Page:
So well said, Jen. I share all of your concerns and, yes, fears. In 1965, my Navy pilot father was shot down over North Viet Nam. (I hold nothing against the Viet Namese) I thought I had overcome my grief. However, this election has brought it all back to the surface. My father must be rolling over in his unmarked grave at who this country has elected. I want to run away and hide and never claim being a US citizen again. But that’s not what must be done. We ARE made from stronger stuff than fear. Those of us who love this country must do anything and everything we can to protect those who may be harmed in this, hopefully, short-lived transition. We also need to look long-term at what we can do to redirect this negative and ego-based trend. Most of us were unaware of the hate-mongers and their ignorance. We can learn from that and, in time, educate/overcome that ignorance and make this country better than ever. But we can NOT let fear hold us back!

  • Gail Tauber

    Just to say how in awe I am of you and so many young women, men, today. I’m a senior gal, done all this before but hanging in there and reteaching myself, catching up on the political horrors, but staying optimistic, and diving back into spiritualism and mediation. Which has saved my life. My immigrant grand parents saw their families killed off in the WAR and I grew up afraid of Germans, While that has thankfully passed, considering the enemies I/we have since faced down over time, this new barbarism has shaken me to the core. Draconian, and almost unbelievable. All this to say I like you action updates, and will make some choices soon. Have been posting like crazy and sending emails, but I know I need to get more immediately involved. So many are running off frantically in too many directions. So the lesson, as you’ve said, is to slow down and be directed. Equanimity.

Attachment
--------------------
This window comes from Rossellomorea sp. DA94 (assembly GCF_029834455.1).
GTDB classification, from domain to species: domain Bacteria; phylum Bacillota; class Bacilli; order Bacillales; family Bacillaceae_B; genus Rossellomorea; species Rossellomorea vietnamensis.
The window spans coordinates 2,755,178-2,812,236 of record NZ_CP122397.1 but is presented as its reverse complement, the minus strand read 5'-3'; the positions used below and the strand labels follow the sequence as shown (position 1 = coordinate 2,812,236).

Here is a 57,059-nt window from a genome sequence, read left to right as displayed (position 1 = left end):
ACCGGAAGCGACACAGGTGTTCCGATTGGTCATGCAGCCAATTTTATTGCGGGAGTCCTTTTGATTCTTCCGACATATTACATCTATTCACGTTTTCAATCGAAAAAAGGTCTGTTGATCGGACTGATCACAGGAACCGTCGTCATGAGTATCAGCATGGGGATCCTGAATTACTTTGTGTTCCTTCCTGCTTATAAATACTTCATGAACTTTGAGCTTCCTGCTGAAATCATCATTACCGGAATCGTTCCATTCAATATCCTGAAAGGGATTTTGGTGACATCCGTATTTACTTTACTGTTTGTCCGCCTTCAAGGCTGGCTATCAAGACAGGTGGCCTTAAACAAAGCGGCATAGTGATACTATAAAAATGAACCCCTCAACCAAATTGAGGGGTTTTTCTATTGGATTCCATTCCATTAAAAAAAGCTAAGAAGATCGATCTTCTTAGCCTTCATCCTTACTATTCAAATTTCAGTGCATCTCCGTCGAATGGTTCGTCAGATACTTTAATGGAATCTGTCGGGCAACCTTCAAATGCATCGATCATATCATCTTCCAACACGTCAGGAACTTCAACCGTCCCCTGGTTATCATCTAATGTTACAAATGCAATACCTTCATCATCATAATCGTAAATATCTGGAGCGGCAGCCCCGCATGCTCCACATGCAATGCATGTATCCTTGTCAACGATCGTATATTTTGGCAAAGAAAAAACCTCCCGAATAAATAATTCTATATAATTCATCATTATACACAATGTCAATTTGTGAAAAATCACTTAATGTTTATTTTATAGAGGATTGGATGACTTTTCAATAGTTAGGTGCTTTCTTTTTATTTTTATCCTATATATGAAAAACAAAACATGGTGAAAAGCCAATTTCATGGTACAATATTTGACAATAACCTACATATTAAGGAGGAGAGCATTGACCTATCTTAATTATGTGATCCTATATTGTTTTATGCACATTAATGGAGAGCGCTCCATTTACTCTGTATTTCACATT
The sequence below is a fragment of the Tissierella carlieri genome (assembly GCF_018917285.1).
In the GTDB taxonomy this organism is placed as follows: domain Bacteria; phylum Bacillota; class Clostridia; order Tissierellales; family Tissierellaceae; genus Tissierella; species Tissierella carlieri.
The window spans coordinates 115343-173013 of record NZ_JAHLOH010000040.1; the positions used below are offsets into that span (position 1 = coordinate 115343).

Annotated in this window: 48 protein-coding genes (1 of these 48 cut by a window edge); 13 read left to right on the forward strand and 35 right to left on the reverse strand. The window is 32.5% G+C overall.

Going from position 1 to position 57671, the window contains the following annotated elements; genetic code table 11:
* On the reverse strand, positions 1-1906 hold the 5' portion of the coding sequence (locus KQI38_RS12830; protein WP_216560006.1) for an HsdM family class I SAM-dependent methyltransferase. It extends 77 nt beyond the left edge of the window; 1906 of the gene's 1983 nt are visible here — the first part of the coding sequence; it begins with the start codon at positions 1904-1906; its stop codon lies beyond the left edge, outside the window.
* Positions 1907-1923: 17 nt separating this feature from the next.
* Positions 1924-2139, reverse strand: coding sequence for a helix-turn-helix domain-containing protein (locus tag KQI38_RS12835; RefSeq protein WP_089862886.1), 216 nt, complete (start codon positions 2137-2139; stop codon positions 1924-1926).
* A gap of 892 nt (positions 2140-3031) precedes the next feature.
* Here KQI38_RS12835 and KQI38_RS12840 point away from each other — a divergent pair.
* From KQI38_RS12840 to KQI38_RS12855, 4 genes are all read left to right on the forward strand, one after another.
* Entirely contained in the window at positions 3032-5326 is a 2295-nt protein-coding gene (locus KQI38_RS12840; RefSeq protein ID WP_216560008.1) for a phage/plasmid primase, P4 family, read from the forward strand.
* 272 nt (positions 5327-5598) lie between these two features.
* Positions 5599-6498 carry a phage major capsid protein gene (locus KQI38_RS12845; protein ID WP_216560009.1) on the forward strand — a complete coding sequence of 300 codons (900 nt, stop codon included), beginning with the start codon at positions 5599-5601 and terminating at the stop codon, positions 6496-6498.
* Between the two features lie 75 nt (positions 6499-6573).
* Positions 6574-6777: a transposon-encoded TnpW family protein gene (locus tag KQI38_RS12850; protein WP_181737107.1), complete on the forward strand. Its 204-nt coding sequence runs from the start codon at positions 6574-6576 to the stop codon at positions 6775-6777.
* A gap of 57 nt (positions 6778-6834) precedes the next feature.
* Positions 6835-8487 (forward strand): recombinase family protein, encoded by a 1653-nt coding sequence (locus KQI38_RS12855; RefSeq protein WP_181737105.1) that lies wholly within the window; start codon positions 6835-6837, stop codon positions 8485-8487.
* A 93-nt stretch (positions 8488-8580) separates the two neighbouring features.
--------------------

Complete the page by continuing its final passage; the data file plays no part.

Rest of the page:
Thank you.

    • Jennifer Hofmann Post author

      Gail, thank you so much for sharing your experience. I can’t imagine what it must be like for you to have the wisdom of so many years and see our country take this tack. My generation (X) is the smallest, but is really gearing up. The newer ones, those kids are amazing. We’re going to get through this. It won’t be fun, but it will be better because we’re together. Blessings on you. <3

  • Lynn Sarraille

    I have been trying to get an organized handle on the ways and means for personal political action. Thank-you!
    Here is my personal focus from DAY-WITHOUT-A-WOMAN with additions from my own ideals:
    1. Do your local, state and national politicians and businesses support our communities, or do they drain our communities?
    2. Do their politics and practices strive for gender and racial equity or do they support the policies and leaders that perpetuate oppression?
    3. Do they align with a sustainable environment or do they profit off destruction and steal the futures of our children?
    Our country of the people, by the people, and for the people will stand if we fight for it.